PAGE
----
One-third of U.N. staff and contractors experienced sexual harassment in the past two years, according to a report released by the United Nations on January 15, 2019.
The online surveys were carried out by Deloitte in November 2018 and 30,364 workers from the United Nations completed the survey. The UN Secretary-General Antonio Guterres described the response rate as “moderately low” in a letter to staff.
“This tells me two things: first – that we still have a long way to go before we are able to fully and openly discuss sexual harassment; and second – that there may also be an ongoing sense of mistrust, perceptions of inaction and lack of accountability,” he wrote.
According to the report, the respondents said they were subjected to sexual stories or offensive jokes, offensive remarks about their appearance, body or sexual activities and were targeted by unwelcome attempts to draw them into a discussion on sexual matters. The report also found that only in three people said they took action after experiencing sexual harassment.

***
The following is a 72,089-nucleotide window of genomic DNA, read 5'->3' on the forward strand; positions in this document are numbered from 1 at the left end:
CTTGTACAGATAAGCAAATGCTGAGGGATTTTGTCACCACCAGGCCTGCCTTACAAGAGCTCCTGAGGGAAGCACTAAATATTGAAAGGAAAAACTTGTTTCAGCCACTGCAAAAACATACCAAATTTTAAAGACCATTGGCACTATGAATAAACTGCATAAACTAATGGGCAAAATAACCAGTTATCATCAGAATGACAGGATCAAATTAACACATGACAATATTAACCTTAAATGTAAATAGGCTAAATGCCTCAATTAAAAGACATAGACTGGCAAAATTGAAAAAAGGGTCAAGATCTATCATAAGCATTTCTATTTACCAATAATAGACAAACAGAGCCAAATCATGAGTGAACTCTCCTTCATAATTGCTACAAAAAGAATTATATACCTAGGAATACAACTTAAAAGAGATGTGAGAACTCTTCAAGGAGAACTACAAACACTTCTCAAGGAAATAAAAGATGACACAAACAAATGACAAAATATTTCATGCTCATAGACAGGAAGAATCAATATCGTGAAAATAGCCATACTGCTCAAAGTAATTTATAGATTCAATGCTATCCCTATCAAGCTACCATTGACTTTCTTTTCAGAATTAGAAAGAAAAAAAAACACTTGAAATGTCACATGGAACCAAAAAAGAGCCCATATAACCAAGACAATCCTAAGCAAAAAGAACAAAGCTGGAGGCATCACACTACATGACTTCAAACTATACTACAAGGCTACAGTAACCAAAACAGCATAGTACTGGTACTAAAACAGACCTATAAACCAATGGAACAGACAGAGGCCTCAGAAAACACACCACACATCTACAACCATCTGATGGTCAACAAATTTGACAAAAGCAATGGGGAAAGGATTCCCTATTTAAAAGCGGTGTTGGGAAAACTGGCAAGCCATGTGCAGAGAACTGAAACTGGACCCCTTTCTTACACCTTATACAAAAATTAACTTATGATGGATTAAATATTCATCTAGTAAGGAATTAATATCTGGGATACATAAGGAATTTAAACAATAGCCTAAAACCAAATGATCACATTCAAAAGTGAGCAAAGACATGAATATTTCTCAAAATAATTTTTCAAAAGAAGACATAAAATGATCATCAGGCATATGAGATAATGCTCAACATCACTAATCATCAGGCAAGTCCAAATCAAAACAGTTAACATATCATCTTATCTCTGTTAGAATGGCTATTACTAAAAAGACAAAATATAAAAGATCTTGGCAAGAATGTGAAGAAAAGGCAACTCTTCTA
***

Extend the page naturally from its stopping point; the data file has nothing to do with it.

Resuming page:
The report comes at the time world is witnessing a wider “Me Too” movement around the world against sexual harassment and sexual assault. It is part of UN efforts to increase transparency and strengthen how it deals with such accusations after a string of sexual exploitation and abuse accusations against the world body’s peacekeepers in Africa.
Guterres said the report contained “some sobering statistics and evidence of what needs to change to make a harassment-free workplace real for all of us.”
“As an organisation founded on equality, dignity and human rights, we must lead by example and set the standard,” he said.